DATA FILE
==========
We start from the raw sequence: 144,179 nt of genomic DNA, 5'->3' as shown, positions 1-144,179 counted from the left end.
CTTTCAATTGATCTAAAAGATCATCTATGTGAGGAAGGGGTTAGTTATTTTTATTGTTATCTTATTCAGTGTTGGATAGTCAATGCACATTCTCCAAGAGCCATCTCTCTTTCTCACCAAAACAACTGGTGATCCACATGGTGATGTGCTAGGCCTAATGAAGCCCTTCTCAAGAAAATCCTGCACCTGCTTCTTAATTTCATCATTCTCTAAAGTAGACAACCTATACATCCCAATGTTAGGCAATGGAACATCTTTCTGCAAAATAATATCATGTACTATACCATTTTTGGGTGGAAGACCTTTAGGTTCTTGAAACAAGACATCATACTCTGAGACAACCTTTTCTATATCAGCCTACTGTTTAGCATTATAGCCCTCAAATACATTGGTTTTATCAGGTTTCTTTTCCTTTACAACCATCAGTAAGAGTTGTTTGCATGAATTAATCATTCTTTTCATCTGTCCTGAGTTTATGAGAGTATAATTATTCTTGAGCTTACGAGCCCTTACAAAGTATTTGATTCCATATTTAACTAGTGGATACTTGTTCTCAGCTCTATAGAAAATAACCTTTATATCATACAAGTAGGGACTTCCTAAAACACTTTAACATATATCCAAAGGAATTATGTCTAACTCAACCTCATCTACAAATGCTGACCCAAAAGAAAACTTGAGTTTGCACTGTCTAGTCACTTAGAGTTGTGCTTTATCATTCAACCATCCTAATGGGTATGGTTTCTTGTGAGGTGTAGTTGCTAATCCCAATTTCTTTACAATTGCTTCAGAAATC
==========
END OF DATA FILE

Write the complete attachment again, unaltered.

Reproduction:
We start from the raw sequence: 144,179 nt of genomic DNA, 5'->3' as shown, positions 1-144,179 counted from the left end.
CTTTCAATTGATCTAAAAGATCATCTATGTGAGGAAGGGGTTAGTTATTTTTATTGTTATCTTATTCAGTGTTGGATAGTCAATGCACATTCTCCAAGAGCCATCTCTCTTTCTCACCAAAACAACTGGTGATCCACATGGTGATGTGCTAGGCCTAATGAAGCCCTTCTCAAGAAAATCCTGCACCTGCTTCTTAATTTCATCATTCTCTAAAGTAGACAACCTATACATCCCAATGTTAGGCAATGGAACATCTTTCTGCAAAATAATATCATGTACTATACCATTTTTGGGTGGAAGACCTTTAGGTTCTTGAAACAAGACATCATACTCTGAGACAACCTTTTCTATATCAGCCTACTGTTTAGCATTATAGCCCTCAAATACATTGGTTTTATCAGGTTTCTTTTCCTTTACAACCATCAGTAAGAGTTGTTTGCATGAATTAATCATTCTTTTCATCTGTCCTGAGTTTATGAGAGTATAATTATTCTTGAGCTTACGAGCCCTTACAAAGTATTTGATTCCATATTTAACTAGTGGATACTTGTTCTCAGCTCTATAGAAAATAACCTTTATATCATACAAGTAGGGACTTCCTAAAACACTTTAACATATATCCAAAGGAATTATGTCTAACTCAACCTCATCTACAAATGCTGACCCAAAAGAAAACTTGAGTTTGCACTGTCTAGTCACTTAGAGTTGTGCTTTATCATTCAACCATCCTAATGGGTATGGTTTCTTGTGAGGTGTAGTTGCTAATCCCAATTTCTTTACAATTGCTTCAGAAATC